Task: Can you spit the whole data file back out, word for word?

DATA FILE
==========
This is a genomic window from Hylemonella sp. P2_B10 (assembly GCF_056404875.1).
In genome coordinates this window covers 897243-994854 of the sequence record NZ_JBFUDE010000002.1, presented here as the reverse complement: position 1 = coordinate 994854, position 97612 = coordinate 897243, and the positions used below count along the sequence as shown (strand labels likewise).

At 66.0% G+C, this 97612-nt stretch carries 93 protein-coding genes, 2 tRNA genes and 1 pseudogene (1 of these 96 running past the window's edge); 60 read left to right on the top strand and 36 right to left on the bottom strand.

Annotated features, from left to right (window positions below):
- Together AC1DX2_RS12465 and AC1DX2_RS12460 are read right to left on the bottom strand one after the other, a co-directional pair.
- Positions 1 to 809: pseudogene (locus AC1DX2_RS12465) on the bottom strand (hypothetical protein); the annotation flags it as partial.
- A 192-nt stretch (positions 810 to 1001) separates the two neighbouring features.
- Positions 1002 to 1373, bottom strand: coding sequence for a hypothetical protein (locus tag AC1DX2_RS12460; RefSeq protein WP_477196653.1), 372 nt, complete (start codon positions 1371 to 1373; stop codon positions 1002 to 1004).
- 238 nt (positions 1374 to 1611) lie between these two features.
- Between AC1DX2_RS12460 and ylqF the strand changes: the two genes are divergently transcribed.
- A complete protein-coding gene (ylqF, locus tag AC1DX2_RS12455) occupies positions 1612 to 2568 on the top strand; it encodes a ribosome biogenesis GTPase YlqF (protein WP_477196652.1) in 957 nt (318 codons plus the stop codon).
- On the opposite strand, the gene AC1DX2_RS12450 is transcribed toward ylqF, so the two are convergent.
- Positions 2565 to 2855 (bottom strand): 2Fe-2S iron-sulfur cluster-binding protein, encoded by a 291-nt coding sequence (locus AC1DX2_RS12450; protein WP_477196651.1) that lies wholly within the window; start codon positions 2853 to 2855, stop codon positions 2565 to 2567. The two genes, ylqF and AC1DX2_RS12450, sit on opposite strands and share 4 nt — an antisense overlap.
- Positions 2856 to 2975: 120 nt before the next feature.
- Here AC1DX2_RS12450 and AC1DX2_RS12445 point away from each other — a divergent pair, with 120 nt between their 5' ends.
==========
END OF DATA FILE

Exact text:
This is a genomic window from Hylemonella sp. P2_B10 (assembly GCF_056404875.1).
In genome coordinates this window covers 897243-994854 of the sequence record NZ_JBFUDE010000002.1, presented here as the reverse complement: position 1 = coordinate 994854, position 97612 = coordinate 897243, and the positions used below count along the sequence as shown (strand labels likewise).

At 66.0% G+C, this 97612-nt stretch carries 93 protein-coding genes, 2 tRNA genes and 1 pseudogene (1 of these 96 running past the window's edge); 60 read left to right on the top strand and 36 right to left on the bottom strand.

Annotated features, from left to right (window positions below):
- Together AC1DX2_RS12465 and AC1DX2_RS12460 are read right to left on the bottom strand one after the other, a co-directional pair.
- Positions 1 to 809: pseudogene (locus AC1DX2_RS12465) on the bottom strand (hypothetical protein); the annotation flags it as partial.
- A 192-nt stretch (positions 810 to 1001) separates the two neighbouring features.
- Positions 1002 to 1373, bottom strand: coding sequence for a hypothetical protein (locus tag AC1DX2_RS12460; RefSeq protein WP_477196653.1), 372 nt, complete (start codon positions 1371 to 1373; stop codon positions 1002 to 1004).
- 238 nt (positions 1374 to 1611) lie between these two features.
- Between AC1DX2_RS12460 and ylqF the strand changes: the two genes are divergently transcribed.
- A complete protein-coding gene (ylqF, locus tag AC1DX2_RS12455) occupies positions 1612 to 2568 on the top strand; it encodes a ribosome biogenesis GTPase YlqF (protein WP_477196652.1) in 957 nt (318 codons plus the stop codon).
- On the opposite strand, the gene AC1DX2_RS12450 is transcribed toward ylqF, so the two are convergent.
- Positions 2565 to 2855 (bottom strand): 2Fe-2S iron-sulfur cluster-binding protein, encoded by a 291-nt coding sequence (locus AC1DX2_RS12450; protein WP_477196651.1) that lies wholly within the window; start codon positions 2853 to 2855, stop codon positions 2565 to 2567. The two genes, ylqF and AC1DX2_RS12450, sit on opposite strands and share 4 nt — an antisense overlap.
- Positions 2856 to 2975: 120 nt before the next feature.
- Here AC1DX2_RS12450 and AC1DX2_RS12445 point away from each other — a divergent pair, with 120 nt between their 5' ends.